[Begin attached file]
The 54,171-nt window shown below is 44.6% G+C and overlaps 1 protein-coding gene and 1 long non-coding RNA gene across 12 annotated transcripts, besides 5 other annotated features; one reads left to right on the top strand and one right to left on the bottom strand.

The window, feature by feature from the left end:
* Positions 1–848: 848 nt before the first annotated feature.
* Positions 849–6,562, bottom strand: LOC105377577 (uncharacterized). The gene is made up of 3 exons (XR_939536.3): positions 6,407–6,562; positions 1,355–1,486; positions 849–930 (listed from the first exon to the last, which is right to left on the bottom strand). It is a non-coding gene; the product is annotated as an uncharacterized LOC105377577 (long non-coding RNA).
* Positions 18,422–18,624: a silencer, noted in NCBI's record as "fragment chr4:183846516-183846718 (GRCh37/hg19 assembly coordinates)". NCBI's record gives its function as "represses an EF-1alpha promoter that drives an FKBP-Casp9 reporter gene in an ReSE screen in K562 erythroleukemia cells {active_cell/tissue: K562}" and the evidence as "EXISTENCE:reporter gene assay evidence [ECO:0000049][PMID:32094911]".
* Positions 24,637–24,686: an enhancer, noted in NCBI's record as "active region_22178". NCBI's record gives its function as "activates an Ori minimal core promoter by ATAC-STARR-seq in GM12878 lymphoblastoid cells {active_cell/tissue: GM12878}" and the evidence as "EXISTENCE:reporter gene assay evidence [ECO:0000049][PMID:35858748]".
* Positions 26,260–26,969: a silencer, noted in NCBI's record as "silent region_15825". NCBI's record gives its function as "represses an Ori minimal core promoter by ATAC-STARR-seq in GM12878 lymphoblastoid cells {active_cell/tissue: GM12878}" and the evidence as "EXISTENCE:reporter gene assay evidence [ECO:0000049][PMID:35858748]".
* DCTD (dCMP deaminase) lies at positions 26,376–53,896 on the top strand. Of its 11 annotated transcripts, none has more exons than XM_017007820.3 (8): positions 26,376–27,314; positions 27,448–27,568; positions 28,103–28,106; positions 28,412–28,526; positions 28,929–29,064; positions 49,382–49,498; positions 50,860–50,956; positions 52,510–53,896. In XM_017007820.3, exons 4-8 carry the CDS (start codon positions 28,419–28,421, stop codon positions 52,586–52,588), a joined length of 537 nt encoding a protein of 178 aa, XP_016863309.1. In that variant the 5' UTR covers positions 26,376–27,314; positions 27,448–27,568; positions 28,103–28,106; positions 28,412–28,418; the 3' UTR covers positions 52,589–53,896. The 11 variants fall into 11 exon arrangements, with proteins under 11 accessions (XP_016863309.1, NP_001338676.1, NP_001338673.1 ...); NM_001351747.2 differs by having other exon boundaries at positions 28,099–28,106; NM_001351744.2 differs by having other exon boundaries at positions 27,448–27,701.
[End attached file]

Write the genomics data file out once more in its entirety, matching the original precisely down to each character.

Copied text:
The 54,171-nt window shown below is 44.6% G+C and overlaps 1 protein-coding gene and 1 long non-coding RNA gene across 12 annotated transcripts, besides 5 other annotated features; one reads left to right on the top strand and one right to left on the bottom strand.

The window, feature by feature from the left end:
* Positions 1–848: 848 nt before the first annotated feature.
* Positions 849–6,562, bottom strand: LOC105377577 (uncharacterized). The gene is made up of 3 exons (XR_939536.3): positions 6,407–6,562; positions 1,355–1,486; positions 849–930 (listed from the first exon to the last, which is right to left on the bottom strand). It is a non-coding gene; the product is annotated as an uncharacterized LOC105377577 (long non-coding RNA).
* Positions 18,422–18,624: a silencer, noted in NCBI's record as "fragment chr4:183846516-183846718 (GRCh37/hg19 assembly coordinates)". NCBI's record gives its function as "represses an EF-1alpha promoter that drives an FKBP-Casp9 reporter gene in an ReSE screen in K562 erythroleukemia cells {active_cell/tissue: K562}" and the evidence as "EXISTENCE:reporter gene assay evidence [ECO:0000049][PMID:32094911]".
* Positions 24,637–24,686: an enhancer, noted in NCBI's record as "active region_22178". NCBI's record gives its function as "activates an Ori minimal core promoter by ATAC-STARR-seq in GM12878 lymphoblastoid cells {active_cell/tissue: GM12878}" and the evidence as "EXISTENCE:reporter gene assay evidence [ECO:0000049][PMID:35858748]".
* Positions 26,260–26,969: a silencer, noted in NCBI's record as "silent region_15825". NCBI's record gives its function as "represses an Ori minimal core promoter by ATAC-STARR-seq in GM12878 lymphoblastoid cells {active_cell/tissue: GM12878}" and the evidence as "EXISTENCE:reporter gene assay evidence [ECO:0000049][PMID:35858748]".
* DCTD (dCMP deaminase) lies at positions 26,376–53,896 on the top strand. Of its 11 annotated transcripts, none has more exons than XM_017007820.3 (8): positions 26,376–27,314; positions 27,448–27,568; positions 28,103–28,106; positions 28,412–28,526; positions 28,929–29,064; positions 49,382–49,498; positions 50,860–50,956; positions 52,510–53,896. In XM_017007820.3, exons 4-8 carry the CDS (start codon positions 28,419–28,421, stop codon positions 52,586–52,588), a joined length of 537 nt encoding a protein of 178 aa, XP_016863309.1. In that variant the 5' UTR covers positions 26,376–27,314; positions 27,448–27,568; positions 28,103–28,106; positions 28,412–28,418; the 3' UTR covers positions 52,589–53,896. The 11 variants fall into 11 exon arrangements, with proteins under 11 accessions (XP_016863309.1, NP_001338676.1, NP_001338673.1 ...); NM_001351747.2 differs by having other exon boundaries at positions 28,099–28,106; NM_001351744.2 differs by having other exon boundaries at positions 27,448–27,701.